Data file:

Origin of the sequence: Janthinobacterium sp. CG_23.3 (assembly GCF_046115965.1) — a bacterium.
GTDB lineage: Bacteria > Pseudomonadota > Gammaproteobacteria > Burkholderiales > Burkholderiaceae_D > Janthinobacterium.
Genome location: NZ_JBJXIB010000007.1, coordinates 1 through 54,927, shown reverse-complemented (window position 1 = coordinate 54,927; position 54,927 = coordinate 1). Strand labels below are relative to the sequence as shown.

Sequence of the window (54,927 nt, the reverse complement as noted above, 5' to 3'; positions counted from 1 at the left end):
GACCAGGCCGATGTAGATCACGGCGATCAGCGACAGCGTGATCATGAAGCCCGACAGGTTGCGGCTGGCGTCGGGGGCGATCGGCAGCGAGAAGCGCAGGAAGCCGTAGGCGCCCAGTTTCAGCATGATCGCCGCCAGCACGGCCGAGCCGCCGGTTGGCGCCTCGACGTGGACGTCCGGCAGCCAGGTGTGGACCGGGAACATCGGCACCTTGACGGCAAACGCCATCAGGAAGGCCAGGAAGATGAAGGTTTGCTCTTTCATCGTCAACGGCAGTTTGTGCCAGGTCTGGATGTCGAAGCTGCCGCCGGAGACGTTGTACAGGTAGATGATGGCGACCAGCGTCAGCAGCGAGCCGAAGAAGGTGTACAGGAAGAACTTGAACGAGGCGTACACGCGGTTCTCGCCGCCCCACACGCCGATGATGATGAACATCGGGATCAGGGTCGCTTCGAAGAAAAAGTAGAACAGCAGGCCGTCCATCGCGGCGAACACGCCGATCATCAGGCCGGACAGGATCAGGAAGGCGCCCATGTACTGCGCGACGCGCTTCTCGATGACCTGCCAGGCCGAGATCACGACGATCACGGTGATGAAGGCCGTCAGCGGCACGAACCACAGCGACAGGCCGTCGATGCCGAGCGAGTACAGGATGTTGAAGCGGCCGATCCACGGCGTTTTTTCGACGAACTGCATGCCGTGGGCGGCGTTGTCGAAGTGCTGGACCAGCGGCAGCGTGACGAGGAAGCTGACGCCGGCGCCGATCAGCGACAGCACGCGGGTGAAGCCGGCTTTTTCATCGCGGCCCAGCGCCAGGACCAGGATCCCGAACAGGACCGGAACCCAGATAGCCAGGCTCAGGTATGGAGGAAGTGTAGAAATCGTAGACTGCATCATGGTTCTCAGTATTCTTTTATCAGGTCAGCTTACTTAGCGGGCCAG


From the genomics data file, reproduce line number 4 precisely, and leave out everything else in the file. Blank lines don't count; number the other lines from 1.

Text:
Sequence of the window (54,927 nt, the reverse complement as noted above, 5' to 3'; positions counted from 1 at the left end):